- The Washington Times - Thursday, January 3, 2002

TEMPE, Ariz. (AP) No more jokes, please, about those Ducks quacking under pressure.

Oregon, the often-overlooked school with the wacky nickname, earned a spot among the nation’s elite football programs with its powerhouse performance against Colorado in the Fiesta Bowl on Tuesday.

When the Oregon fans began chanting “We’re No.1,” with their team firmly in command in the third quarter, it seemed perfectly logical, a remarkable climb for a program that long toiled in obscure mediocrity.

The 38-16 victory which really wasn’t as close as the score indicates was the quality win on a national stage that coach Mike Bellotti’s program needed to convince the country what football fans in the West already knew. The class program of the Pac-10 is not in Los Angeles or Seattle, but in the damp, green Willamette Valley town of Eugene.

“We had a great opportunity today to make a statement. We did that,” said quarterback Joey Harrington, who ended his college career 25-3 as a starter. “We had our heads on straight, and we were ready to play for a piece of the national championship.”

Oregon entered the game ranked No.2 in the nation, but No.3 Colorado was favored to win.

Then the Ducks’ speed and Harrington’s poise and talent overwhelmed the Buffaloes’ defense. And Oregon’s defense, ranked 81st in the nation statistically, used quickness and energy to shut down Colorado’s powerful running game.

The Ducks made it clear from the moment they arrived in Arizona that they felt they should be playing a five-hour drive to the West in Pasadena, where the Bowl Championship Series’ title game between Nebraska and Miami will be staged today at the Rose Bowl.

“I thought we should be playing in that game, obviously,” Bellotti said. “It was very difficult to tell my team why we weren’t because I couldn’t come up with a lot of good reasons. I probably can’t now, even more so. I think we’ve done everything we can do.”

Although they were second in both major polls, the Ducks were a distant fifth in the BCS rankings. Still, if Nebraska beats Miami, Oregon could be national champions in the Associated Press media poll. The USA Today-ESPN poll, determined by a vote of coaches, automatically will declare the Nebraska-Miami winner the champion.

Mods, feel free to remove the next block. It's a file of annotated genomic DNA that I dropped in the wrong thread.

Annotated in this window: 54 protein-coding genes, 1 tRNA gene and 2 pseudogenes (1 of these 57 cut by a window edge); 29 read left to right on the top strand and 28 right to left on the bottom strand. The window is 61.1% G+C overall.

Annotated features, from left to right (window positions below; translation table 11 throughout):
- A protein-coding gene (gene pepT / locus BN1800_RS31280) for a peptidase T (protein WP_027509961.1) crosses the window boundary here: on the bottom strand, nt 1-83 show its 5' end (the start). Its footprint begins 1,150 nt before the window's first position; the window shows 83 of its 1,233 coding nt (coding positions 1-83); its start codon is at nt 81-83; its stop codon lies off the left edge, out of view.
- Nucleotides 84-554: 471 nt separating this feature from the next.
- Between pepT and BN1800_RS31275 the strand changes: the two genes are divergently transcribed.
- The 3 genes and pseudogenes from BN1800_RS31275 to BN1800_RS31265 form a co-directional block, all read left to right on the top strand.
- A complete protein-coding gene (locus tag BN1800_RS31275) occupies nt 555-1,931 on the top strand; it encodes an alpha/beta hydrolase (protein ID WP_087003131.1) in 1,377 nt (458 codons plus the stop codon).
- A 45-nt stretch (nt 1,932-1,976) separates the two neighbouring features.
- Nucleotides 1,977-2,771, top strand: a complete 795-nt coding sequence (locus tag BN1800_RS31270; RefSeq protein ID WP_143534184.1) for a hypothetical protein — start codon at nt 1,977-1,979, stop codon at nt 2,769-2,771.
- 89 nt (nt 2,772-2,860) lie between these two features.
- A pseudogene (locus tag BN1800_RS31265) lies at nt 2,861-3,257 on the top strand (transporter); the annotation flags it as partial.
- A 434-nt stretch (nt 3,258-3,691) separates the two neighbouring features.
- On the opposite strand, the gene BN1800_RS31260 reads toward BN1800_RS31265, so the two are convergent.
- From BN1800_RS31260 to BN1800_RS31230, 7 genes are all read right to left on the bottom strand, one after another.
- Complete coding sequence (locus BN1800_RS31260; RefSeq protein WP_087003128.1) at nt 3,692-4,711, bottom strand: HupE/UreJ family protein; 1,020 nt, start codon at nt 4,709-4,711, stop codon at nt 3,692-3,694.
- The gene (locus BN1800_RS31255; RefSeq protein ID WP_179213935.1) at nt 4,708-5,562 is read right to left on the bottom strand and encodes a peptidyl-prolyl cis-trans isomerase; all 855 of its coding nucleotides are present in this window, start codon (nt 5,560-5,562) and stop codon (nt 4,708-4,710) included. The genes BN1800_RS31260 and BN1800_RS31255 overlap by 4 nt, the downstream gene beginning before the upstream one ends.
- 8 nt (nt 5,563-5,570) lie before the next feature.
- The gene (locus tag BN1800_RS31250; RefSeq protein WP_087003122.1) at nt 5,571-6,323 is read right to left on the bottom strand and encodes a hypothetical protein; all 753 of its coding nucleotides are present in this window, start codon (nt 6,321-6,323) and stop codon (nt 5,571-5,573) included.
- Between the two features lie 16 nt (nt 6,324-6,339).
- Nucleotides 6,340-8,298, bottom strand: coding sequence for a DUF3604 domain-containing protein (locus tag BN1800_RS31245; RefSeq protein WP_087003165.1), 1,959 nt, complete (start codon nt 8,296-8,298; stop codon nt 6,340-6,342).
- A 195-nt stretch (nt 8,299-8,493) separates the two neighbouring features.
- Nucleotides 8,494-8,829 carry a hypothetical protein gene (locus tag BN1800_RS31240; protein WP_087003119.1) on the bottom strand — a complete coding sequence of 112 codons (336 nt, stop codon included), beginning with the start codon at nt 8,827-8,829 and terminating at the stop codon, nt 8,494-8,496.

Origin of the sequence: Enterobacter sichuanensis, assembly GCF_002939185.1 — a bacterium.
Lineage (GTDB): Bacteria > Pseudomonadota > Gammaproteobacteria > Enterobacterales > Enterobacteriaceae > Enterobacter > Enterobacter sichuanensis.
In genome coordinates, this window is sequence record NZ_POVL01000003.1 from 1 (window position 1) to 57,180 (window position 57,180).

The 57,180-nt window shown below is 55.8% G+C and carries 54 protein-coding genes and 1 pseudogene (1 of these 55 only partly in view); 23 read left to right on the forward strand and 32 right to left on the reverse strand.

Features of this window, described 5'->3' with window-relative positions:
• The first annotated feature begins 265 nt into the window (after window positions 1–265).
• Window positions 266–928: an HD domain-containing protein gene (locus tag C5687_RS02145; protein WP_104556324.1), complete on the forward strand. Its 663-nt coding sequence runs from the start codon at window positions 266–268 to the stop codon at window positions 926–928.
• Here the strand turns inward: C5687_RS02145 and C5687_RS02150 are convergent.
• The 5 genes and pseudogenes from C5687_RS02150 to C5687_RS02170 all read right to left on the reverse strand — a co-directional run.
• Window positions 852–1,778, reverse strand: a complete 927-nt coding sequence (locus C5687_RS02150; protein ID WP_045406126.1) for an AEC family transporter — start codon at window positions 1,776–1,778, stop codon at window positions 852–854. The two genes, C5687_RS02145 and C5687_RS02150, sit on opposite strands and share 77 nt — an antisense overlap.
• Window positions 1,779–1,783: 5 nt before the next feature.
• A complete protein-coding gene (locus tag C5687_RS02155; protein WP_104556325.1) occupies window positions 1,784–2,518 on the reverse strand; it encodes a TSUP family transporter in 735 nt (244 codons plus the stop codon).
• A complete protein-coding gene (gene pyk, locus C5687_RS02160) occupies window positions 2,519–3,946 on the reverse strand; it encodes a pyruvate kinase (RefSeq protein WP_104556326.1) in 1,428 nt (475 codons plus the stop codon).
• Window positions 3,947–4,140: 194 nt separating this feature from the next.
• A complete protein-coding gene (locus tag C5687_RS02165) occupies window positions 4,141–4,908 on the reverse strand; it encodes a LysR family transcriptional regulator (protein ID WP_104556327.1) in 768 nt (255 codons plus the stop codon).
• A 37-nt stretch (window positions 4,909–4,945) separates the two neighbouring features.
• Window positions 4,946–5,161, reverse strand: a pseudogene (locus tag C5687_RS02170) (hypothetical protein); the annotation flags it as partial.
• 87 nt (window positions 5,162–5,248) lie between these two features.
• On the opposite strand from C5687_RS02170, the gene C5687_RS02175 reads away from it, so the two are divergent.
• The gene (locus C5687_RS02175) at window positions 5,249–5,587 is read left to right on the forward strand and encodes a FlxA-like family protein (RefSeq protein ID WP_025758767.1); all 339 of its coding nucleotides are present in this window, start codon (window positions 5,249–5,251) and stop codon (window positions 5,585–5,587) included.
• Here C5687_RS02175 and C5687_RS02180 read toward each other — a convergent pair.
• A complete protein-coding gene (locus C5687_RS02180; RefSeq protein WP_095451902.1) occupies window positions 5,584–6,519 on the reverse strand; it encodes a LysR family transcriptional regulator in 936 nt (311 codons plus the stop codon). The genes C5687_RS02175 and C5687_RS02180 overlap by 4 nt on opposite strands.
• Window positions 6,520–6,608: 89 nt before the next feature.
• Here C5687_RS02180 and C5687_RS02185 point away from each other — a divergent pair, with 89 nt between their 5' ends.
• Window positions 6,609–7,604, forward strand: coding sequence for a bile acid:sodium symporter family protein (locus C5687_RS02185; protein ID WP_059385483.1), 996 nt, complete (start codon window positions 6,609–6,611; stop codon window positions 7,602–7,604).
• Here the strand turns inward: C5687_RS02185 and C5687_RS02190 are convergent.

This is a program that ended a 27-year bowl drought when then-athletic director Bill Byrne now AD at Nebraska literally bought an invitation to the Independence Bowl in 1989. Six years later, coach Rich Brooks got Oregon to the Rose Bowl, then left for the NFL.

Bellotti, his offensive coordinator, took over and pledged straight-faced that the program’s goal was a national title.

With his calm, cool demeanor and high-powered offense, Bellotti has led the Ducks to unprecedented heights. Oregon won six games in the 1996 season, seven in ‘97, eight in ‘98, nine in ‘99, 10 in 2000 and 11 in 2001.

Harrington was magnificent in his college finale, completing 23 of 42 passes for 350 yards and four touchdowns. When Colorado would try something different on defense, the Pac-10 offensive player of the year would pick it up and take advantage.

Aware that they were expected to be overpowered, the Oregon defenders came into the game “angry, hostile, probably feeling quite a bit underrated and wanting to prove a point,” Bellotti said.

“You come in with a little chip on your shoulder,” Oregon linebacker David Moretti said, “and we came in and flew around and dominated.”

The Ducks headed back to Eugene early yesterday. They will crowd around the television set to root for the Cornhuskers.

Regardless of the outcome, they know they are no longer overlooked and underappreciated.

“Not only was it the biggest win, but it was on the biggest stage,” Harrington said, “and we did it in one of the most emphatic manners that a Duck team has ever played.”

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